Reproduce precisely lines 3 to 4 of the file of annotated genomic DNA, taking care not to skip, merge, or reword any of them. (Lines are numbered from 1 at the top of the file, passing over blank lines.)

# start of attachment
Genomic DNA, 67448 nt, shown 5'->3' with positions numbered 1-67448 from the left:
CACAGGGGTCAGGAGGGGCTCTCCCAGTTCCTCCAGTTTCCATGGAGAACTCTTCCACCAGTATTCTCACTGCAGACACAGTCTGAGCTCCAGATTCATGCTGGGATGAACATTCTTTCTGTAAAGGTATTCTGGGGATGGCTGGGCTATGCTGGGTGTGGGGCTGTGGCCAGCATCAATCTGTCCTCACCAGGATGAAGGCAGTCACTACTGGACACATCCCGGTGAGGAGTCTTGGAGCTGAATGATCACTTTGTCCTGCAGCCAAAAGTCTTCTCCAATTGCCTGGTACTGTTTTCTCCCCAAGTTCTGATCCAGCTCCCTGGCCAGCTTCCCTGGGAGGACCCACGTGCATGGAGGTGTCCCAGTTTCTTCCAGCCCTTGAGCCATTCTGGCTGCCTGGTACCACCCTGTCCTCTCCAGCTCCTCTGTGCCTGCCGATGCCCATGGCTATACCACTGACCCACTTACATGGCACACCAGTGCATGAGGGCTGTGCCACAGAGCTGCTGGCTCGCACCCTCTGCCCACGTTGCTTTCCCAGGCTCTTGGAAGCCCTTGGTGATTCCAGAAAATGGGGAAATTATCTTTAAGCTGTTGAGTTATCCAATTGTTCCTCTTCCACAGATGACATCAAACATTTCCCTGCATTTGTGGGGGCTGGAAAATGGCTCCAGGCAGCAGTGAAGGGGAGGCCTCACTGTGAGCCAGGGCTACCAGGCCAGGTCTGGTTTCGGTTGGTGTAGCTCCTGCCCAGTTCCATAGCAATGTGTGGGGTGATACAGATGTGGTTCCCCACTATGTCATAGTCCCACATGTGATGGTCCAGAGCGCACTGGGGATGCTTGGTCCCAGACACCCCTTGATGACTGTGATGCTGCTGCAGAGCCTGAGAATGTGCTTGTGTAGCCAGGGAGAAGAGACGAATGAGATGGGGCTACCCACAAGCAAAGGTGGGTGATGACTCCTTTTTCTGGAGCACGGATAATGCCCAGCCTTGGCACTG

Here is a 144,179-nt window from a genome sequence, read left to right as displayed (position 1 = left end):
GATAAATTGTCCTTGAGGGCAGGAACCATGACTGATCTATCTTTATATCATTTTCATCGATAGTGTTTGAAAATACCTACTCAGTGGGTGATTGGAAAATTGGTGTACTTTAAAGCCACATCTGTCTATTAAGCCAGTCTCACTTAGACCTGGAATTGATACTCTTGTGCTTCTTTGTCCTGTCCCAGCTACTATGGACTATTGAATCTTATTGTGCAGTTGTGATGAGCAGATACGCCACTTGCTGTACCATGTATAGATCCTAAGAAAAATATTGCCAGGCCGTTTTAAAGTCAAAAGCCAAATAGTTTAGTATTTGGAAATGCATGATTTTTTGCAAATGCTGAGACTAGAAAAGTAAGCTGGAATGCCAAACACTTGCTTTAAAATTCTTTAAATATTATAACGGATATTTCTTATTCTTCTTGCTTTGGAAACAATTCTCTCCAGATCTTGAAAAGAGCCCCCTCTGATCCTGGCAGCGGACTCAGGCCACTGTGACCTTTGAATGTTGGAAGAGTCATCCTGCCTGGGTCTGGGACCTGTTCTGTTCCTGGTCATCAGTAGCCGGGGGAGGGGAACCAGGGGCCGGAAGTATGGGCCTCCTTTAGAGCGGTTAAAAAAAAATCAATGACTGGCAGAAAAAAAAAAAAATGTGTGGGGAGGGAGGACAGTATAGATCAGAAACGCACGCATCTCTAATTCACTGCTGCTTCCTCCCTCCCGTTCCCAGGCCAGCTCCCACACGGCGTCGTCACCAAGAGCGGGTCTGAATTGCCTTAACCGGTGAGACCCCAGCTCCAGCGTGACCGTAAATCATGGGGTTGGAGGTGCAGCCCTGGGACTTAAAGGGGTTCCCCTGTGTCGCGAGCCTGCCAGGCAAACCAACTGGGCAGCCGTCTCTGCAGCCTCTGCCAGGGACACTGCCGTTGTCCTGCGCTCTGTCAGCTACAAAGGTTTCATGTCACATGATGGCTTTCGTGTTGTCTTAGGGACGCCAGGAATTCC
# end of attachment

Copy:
Here is a 144,179-nt window from a genome sequence, read left to right as displayed (position 1 = left end):
GATAAATTGTCCTTGAGGGCAGGAACCATGACTGATCTATCTTTATATCATTTTCATCGATAGTGTTTGAAAATACCTACTCAGTGGGTGATTGGAAAATTGGTGTACTTTAAAGCCACATCTGTCTATTAAGCCAGTCTCACTTAGACCTGGAATTGATACTCTTGTGCTTCTTTGTCCTGTCCCAGCTACTATGGACTATTGAATCTTATTGTGCAGTTGTGATGAGCAGATACGCCACTTGCTGTACCATGTATAGATCCTAAGAAAAATATTGCCAGGCCGTTTTAAAGTCAAAAGCCAAATAGTTTAGTATTTGGAAATGCATGATTTTTTGCAAATGCTGAGACTAGAAAAGTAAGCTGGAATGCCAAACACTTGCTTTAAAATTCTTTAAATATTATAACGGATATTTCTTATTCTTCTTGCTTTGGAAACAATTCTCTCCAGATCTTGAAAAGAGCCCCCTCTGATCCTGGCAGCGGACTCAGGCCACTGTGACCTTTGAATGTTGGAAGAGTCATCCTGCCTGGGTCTGGGACCTGTTCTGTTCCTGGTCATCAGTAGCCGGGGGAGGGGAACCAGGGGCCGGAAGTATGGGCCTCCTTTAGAGCGGTTAAAAAAAAATCAATGACTGGCAGAAAAAAAAAAAAATGTGTGGGGAGGGAGGACAGTATAGATCAGAAACGCACGCATCTCTAATTCACTGCTGCTTCCTCCCTCCCGTTCCCAGGCCAGCTCCCACACGGCGTCGTCACCAAGAGCGGGTCTGAATTGCCTTAACCGGTGAGACCCCAGCTCCAGCGTGACCGTAAATCATGGGGTTGGAGGTGCAGCCCTGGGACTTAAAGGGGTTCCCCTGTGTCGCGAGCCTGCCAGGCAAACCAACTGGGCAGCCGTCTCTGCAGCCTCTGCCAGGGACACTGCCGTTGTCCTGCGCTCTGTCAGCTACAAAGGTTTCATGTCACATGATGGCTTTCGTGTTGTCTTAGGGACGCCAGGAATTCC